Also serving the communities of De Luz, Rainbow, Camp Pendleton, Pala and Pauma

Taxing you into public transportation

Supervisor Jim Desmond

5th District

San Diego County’s Regional Transportation agency’s (SANDAG) latest transportation plan is designed to make driving so expensive that you succumb to public transportation. In addition to the current gas tax and registration fees, SANDAG’s plan adds three new half-cent sales tax increases, over 800 miles of San Diego County freeway lanes converted to toll lanes, and a mileage tax for every mile driven to pay for their $165 billion public mass transit plan.

SANDAG’s new plan refuses to build the road improvements promised in their last plan but will continue to tax us until 2048 to pay for them.

SANDAG’s finance plan states, “Charging fees for the transportation infrastructure that people use – for example, charging users for each mile they drive on the highway – can change travel behavior.”

It may make sense to charge to drive on roads and freeways if the fees collected go back into roads and freeways, but that is not the case with SANDAG. It’s a bait and switch – freeway dollars, gas tax dollars, and registration fees promised for road improvements instead pay for costly public mass transit projects that less than 3% of the public uses.

Who will this affect the most? The lowest income earners. The math is simple, those that earn less will pay a disproportionately higher percentage of their income to get to where they need to go. SANDAG, the self-proclaimed leader and champion of social equity, is punishing those in the lower income brackets first – and will hurt them the most.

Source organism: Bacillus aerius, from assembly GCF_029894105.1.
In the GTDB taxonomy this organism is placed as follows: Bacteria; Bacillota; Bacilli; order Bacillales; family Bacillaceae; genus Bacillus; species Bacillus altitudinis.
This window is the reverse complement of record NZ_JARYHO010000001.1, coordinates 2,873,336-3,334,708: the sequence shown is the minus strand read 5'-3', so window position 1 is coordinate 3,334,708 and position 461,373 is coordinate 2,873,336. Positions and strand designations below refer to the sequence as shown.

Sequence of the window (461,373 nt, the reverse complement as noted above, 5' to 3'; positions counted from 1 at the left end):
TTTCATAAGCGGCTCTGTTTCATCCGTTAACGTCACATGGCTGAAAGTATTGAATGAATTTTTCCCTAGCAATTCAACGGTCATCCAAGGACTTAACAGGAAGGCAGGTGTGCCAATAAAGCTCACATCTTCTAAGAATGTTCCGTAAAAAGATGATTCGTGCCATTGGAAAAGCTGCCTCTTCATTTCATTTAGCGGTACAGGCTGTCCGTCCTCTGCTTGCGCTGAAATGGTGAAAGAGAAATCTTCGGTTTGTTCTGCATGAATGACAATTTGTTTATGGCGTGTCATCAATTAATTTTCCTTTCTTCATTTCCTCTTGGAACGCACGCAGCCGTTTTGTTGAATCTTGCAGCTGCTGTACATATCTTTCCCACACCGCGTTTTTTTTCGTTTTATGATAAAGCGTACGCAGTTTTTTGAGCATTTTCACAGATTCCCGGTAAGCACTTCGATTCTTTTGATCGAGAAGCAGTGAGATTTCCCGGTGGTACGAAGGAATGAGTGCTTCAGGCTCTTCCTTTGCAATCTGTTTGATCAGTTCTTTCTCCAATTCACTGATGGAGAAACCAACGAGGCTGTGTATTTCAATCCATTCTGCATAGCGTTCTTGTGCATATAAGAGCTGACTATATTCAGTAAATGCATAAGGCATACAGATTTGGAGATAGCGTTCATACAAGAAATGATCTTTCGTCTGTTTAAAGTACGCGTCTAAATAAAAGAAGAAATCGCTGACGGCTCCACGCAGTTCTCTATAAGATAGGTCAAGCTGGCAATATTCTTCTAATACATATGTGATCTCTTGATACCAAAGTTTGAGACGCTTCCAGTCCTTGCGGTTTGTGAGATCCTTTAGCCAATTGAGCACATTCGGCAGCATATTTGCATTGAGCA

While San Diego County is nowhere near as densely populated as Manhattan, Tokyo, or Paris, we do need a balanced transportation system with both public transportation and freeways. Public transportation should be focused within the more densely populated communities, and freeways and road improvements for the surrounding areas.

Government agendas should not be used to change behavior by taxing us into fixed-rail trains and buses. Instead of changing behavior, government entities should incentivize technology and innovation. Government should embrace what most people are already choosing, and make it cleaner, safer, and more efficient.

The people have spoken, they choose freedom of movement and not broken promises or additional taxes.


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